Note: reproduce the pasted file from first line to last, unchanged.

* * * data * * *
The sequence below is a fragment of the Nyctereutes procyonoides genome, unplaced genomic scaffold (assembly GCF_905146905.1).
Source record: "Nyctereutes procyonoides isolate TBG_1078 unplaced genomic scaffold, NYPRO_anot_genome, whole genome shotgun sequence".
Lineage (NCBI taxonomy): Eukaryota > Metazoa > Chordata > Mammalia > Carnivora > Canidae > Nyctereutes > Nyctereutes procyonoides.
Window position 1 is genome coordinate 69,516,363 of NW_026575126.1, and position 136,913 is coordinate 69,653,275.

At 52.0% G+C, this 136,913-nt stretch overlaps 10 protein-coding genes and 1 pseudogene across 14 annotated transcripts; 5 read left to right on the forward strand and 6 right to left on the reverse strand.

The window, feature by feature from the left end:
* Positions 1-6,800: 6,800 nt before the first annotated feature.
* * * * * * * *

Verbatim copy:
The sequence below is a fragment of the Nyctereutes procyonoides genome, unplaced genomic scaffold (assembly GCF_905146905.1).
Source record: "Nyctereutes procyonoides isolate TBG_1078 unplaced genomic scaffold, NYPRO_anot_genome, whole genome shotgun sequence".
Lineage (NCBI taxonomy): Eukaryota > Metazoa > Chordata > Mammalia > Carnivora > Canidae > Nyctereutes > Nyctereutes procyonoides.
Window position 1 is genome coordinate 69,516,363 of NW_026575126.1, and position 136,913 is coordinate 69,653,275.

At 52.0% G+C, this 136,913-nt stretch overlaps 10 protein-coding genes and 1 pseudogene across 14 annotated transcripts; 5 read left to right on the forward strand and 6 right to left on the reverse strand.

The window, feature by feature from the left end:
* Positions 1-6,800: 6,800 nt before the first annotated feature.